What’s the Secret to Becoming a Leader? Stop Being a Boss. by Peter Daisyme
Striving to become a legendary leader? Ditch those management habits — fast — and focus on the bigger picture..
Although the difference between managers and leaders appears almost nitpicky at face value, it’s actually quite distinct. The former control the direction of progress through existing and emerging processes; the latter provide vision and inspiration without getting in the trenches. Think of leaders as premium fuel and managers as an efficient engine: Both are necessary to get a sports car from one destination to another. That distinction, however, is darn hard to implement in most companies.
The basic issue is that when strong managers rise to leadership levels, they’re expected to change their way of doing things. But just because they boast a C-suite title doesn’t mean they can let go of their “let’s all roll up our sleeves and dig in” attitude. In fact, many lean on old patterns of managerial behavior, which destroy their ability to adjust. Yet modern leaders must be willing to bury the management habits they honed and become coaches instead.
As Robert Glazer, CEO and founder of Acceleration Partners, noted in Entrepreneur: “Leading a productive team entails letting go of daily operations to focus on setting a clear strategy and vision — the ‘why’ and ‘what’ — and getting comfortable leaving your team to manage the ‘how.’”
Glazer added that millennials, set to become the largest cohort of U.S. workers by 2019, according to Pew Research Center, are particularly keyed in to how they’re being led from above. Heavy-handedness isn’t appreciated, but motivation is.
The rewards for solid leadership aren’t just anecdotal: Data examined by the Harvard Business Review showed a correlation between exceptional leaders and exceptional workers. In other words, the faster leaders stop managing and focus on leading, the stronger the likelihood of stellar corporate performance. If you yourself are a new leader, such seemingly small actions can help you ditch some of your manager-focused ways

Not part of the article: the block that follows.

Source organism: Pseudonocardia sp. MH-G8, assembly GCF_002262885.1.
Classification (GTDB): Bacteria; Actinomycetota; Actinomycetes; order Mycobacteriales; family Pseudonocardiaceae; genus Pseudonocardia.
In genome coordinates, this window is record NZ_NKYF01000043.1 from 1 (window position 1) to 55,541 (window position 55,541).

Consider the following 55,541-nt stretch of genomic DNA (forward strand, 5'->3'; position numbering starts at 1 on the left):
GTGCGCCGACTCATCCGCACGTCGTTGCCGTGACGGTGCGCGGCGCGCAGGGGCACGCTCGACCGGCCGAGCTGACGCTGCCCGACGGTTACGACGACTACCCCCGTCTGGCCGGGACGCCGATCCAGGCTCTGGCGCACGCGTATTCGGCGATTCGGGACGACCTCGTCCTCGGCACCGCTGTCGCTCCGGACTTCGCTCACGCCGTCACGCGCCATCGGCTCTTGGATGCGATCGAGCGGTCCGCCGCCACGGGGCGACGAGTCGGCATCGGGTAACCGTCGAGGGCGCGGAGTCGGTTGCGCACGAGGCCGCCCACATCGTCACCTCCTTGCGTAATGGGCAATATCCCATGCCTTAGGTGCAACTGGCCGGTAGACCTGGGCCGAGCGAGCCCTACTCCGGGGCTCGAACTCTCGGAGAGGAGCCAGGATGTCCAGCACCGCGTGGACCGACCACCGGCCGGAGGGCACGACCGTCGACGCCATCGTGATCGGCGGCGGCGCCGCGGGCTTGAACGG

1. Stop micromanaging.
Find yourself wanting to jump into the fray every time your team does something amiss? Remind yourself that leaders who meddle are just micromanaging their employees to death. The more time you spend distrusting people’s motives and movements, the less energy you can spend on your role as a high-level leader.
Is intervention among the ranks occasionally warranted? Yes, but not all the time. If you find yourself putting out fires for your teammates, you may have one of two problems. First, you might be stuck in a management mentality, in which case you’d be wise to wean yourself from those toxic tendencies. On the other hand, you may have workers who are not up to the tasks at hand; that scenario necessitates a rearrangement of workloads, or even the addition of new faces and perspectives.
“I used to be a micromanager, and I’m someone who’s always had high expectations for myself and anybody who works with me,” Rick Nuckols, the president of Container Technology, wrote on his company website page. After changing his ways, he took a different approach: “I always try to be fair and open about what’s going on and where we’re going and how. I try to give them the tools they need to succeed. We try to create an environment where they treat it like it’s their own business. Making people feel appreciated is so important.”
2. Delegate, giving your people permission to succeed — and fail.